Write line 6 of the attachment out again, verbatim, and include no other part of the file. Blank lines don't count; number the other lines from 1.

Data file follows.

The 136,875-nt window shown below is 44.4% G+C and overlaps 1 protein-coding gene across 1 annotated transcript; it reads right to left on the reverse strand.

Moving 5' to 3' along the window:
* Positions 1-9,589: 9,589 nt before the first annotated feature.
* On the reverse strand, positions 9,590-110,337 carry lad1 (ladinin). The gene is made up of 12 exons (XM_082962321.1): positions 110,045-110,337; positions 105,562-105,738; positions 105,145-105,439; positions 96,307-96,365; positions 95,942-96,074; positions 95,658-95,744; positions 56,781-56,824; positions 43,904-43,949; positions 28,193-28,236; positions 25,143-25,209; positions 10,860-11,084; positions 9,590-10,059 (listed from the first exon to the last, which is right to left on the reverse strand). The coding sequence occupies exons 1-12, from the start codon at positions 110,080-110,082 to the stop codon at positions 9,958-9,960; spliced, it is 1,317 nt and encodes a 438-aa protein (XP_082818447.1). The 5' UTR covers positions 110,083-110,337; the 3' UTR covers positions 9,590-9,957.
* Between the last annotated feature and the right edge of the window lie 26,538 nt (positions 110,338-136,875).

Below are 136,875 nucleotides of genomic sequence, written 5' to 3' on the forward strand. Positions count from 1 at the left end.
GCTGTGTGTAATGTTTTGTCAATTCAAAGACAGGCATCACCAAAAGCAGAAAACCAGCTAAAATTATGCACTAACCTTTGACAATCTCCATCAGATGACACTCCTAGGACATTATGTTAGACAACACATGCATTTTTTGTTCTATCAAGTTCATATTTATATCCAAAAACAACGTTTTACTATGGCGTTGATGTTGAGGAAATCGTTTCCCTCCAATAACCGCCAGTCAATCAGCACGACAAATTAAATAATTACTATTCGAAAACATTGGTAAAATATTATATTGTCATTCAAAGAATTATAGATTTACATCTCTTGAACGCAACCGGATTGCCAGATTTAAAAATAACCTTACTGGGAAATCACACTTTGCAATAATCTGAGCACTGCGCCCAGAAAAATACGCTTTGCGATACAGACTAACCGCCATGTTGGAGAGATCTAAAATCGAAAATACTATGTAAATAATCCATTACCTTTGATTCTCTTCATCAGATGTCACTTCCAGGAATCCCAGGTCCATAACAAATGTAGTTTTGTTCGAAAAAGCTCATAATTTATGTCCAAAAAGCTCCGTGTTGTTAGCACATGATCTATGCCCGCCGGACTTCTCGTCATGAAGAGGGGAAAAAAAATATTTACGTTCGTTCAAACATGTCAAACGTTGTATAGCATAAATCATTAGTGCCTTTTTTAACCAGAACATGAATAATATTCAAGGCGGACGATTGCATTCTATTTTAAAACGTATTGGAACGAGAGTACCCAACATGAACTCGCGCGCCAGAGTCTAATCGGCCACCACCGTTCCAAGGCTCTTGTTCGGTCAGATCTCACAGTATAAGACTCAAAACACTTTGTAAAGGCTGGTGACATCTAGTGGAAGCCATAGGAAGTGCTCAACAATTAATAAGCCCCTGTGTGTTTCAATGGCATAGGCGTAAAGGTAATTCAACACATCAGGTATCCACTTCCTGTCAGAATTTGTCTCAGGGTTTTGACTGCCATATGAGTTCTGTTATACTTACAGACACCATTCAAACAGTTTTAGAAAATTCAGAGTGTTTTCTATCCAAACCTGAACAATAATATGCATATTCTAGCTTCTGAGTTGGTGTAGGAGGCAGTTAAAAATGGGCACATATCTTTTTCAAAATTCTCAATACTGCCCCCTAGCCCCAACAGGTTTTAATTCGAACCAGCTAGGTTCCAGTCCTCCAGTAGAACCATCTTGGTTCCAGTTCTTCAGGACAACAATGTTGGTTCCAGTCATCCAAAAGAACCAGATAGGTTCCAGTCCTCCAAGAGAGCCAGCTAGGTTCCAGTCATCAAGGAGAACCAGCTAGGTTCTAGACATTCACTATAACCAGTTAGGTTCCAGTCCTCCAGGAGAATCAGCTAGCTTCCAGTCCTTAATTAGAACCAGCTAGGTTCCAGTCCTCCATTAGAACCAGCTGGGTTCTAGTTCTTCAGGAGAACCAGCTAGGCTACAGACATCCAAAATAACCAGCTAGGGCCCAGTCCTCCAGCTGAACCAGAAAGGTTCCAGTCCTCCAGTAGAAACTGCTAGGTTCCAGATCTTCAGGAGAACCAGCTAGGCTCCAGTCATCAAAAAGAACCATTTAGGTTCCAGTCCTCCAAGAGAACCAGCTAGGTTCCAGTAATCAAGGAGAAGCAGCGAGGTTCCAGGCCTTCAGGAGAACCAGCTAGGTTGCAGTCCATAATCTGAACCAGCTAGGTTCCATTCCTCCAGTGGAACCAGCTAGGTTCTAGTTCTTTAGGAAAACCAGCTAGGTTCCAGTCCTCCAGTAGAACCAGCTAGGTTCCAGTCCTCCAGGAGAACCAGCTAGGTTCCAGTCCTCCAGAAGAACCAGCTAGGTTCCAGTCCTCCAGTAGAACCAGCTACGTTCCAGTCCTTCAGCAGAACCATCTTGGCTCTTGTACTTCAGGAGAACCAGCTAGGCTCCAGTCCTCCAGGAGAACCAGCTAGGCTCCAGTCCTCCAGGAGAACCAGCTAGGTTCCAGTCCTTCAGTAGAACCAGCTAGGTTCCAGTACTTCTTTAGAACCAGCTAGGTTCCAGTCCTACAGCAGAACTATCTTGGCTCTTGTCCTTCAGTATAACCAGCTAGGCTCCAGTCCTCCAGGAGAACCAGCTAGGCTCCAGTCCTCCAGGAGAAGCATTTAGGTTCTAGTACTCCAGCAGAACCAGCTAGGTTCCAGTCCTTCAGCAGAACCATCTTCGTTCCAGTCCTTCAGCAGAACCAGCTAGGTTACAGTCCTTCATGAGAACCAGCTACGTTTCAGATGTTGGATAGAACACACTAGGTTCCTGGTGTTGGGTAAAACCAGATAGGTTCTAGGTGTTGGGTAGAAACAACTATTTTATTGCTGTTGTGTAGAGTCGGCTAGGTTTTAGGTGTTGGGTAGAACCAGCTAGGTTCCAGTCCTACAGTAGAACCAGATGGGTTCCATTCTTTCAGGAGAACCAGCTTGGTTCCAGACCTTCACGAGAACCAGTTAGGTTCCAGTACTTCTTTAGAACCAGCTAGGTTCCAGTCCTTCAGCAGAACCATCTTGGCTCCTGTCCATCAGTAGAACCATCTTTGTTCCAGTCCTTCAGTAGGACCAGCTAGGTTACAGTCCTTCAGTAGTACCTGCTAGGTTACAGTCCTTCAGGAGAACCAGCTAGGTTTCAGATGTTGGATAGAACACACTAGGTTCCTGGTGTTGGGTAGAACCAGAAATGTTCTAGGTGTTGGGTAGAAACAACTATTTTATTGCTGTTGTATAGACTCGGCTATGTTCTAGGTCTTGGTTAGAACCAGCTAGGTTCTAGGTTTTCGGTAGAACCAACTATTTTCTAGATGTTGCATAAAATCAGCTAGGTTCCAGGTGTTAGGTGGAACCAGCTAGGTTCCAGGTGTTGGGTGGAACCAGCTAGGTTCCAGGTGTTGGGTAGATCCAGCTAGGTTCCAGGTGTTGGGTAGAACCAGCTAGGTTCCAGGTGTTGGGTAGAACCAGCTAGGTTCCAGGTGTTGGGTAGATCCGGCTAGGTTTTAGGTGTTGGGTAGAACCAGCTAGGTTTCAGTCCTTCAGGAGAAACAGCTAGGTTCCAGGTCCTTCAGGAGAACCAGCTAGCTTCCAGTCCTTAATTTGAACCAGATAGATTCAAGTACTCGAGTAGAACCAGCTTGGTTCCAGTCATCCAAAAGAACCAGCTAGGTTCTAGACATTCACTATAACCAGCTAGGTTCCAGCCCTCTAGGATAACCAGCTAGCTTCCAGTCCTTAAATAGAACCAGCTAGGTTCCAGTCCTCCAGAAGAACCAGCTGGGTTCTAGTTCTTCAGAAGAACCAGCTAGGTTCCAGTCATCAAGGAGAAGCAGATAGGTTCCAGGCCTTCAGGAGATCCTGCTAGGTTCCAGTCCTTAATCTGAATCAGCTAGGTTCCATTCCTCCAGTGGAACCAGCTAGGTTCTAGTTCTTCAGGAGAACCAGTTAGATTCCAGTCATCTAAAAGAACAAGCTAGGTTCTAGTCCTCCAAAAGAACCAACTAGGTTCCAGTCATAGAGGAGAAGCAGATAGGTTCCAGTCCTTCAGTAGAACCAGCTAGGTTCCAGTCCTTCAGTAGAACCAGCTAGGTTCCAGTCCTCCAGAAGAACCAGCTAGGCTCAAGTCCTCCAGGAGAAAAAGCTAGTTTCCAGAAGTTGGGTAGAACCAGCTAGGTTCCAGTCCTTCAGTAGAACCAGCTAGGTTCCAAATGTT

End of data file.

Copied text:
Below are 136,875 nucleotides of genomic sequence, written 5' to 3' on the forward strand. Positions count from 1 at the left end.